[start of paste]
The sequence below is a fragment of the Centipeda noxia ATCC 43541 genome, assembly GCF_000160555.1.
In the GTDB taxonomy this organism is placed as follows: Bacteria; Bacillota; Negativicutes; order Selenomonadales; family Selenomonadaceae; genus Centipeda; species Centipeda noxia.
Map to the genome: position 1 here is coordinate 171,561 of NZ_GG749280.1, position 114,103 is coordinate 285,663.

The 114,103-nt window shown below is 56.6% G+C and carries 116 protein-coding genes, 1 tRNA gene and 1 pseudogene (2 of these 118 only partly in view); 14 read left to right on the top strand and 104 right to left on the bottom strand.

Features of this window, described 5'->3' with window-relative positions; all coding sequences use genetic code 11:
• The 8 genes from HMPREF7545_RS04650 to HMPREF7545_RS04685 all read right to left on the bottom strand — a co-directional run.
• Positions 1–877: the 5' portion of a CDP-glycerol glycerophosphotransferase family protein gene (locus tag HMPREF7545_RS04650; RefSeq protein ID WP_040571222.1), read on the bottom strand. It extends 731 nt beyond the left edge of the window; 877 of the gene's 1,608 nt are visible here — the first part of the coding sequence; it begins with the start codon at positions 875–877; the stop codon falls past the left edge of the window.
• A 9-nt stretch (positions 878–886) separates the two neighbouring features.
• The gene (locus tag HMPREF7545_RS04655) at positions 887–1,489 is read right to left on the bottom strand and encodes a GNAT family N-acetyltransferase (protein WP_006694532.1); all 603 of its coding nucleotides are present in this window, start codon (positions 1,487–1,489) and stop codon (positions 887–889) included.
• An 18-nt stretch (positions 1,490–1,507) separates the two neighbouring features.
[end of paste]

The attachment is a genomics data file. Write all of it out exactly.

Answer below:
The sequence below is a fragment of the Centipeda noxia ATCC 43541 genome, assembly GCF_000160555.1.
In the GTDB taxonomy this organism is placed as follows: Bacteria; Bacillota; Negativicutes; order Selenomonadales; family Selenomonadaceae; genus Centipeda; species Centipeda noxia.
Map to the genome: position 1 here is coordinate 171,561 of NZ_GG749280.1, position 114,103 is coordinate 285,663.

The 114,103-nt window shown below is 56.6% G+C and carries 116 protein-coding genes, 1 tRNA gene and 1 pseudogene (2 of these 118 only partly in view); 14 read left to right on the top strand and 104 right to left on the bottom strand.

Features of this window, described 5'->3' with window-relative positions; all coding sequences use genetic code 11:
• The 8 genes from HMPREF7545_RS04650 to HMPREF7545_RS04685 all read right to left on the bottom strand — a co-directional run.
• Positions 1–877: the 5' portion of a CDP-glycerol glycerophosphotransferase family protein gene (locus tag HMPREF7545_RS04650; RefSeq protein ID WP_040571222.1), read on the bottom strand. It extends 731 nt beyond the left edge of the window; 877 of the gene's 1,608 nt are visible here — the first part of the coding sequence; it begins with the start codon at positions 875–877; the stop codon falls past the left edge of the window.
• A 9-nt stretch (positions 878–886) separates the two neighbouring features.
• The gene (locus tag HMPREF7545_RS04655) at positions 887–1,489 is read right to left on the bottom strand and encodes a GNAT family N-acetyltransferase (protein WP_006694532.1); all 603 of its coding nucleotides are present in this window, start codon (positions 1,487–1,489) and stop codon (positions 887–889) included.
• An 18-nt stretch (positions 1,490–1,507) separates the two neighbouring features.